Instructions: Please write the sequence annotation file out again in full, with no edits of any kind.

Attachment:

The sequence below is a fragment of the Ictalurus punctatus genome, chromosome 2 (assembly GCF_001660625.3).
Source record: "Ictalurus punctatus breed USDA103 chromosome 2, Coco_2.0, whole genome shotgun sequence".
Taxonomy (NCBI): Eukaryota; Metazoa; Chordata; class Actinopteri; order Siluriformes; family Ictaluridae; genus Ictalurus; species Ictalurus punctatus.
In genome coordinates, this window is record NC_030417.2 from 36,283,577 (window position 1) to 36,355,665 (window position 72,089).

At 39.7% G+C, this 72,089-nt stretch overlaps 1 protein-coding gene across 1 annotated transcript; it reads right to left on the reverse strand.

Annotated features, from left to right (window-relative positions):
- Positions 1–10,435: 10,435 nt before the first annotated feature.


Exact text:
The sequence below is a fragment of the Ictalurus punctatus genome, chromosome 2 (assembly GCF_001660625.3).
Source record: "Ictalurus punctatus breed USDA103 chromosome 2, Coco_2.0, whole genome shotgun sequence".
Taxonomy (NCBI): Eukaryota; Metazoa; Chordata; class Actinopteri; order Siluriformes; family Ictaluridae; genus Ictalurus; species Ictalurus punctatus.
In genome coordinates, this window is record NC_030417.2 from 36,283,577 (window position 1) to 36,355,665 (window position 72,089).

At 39.7% G+C, this 72,089-nt stretch overlaps 1 protein-coding gene across 1 annotated transcript; it reads right to left on the reverse strand.

Annotated features, from left to right (window-relative positions):
- Positions 1–10,435: 10,435 nt before the first annotated feature.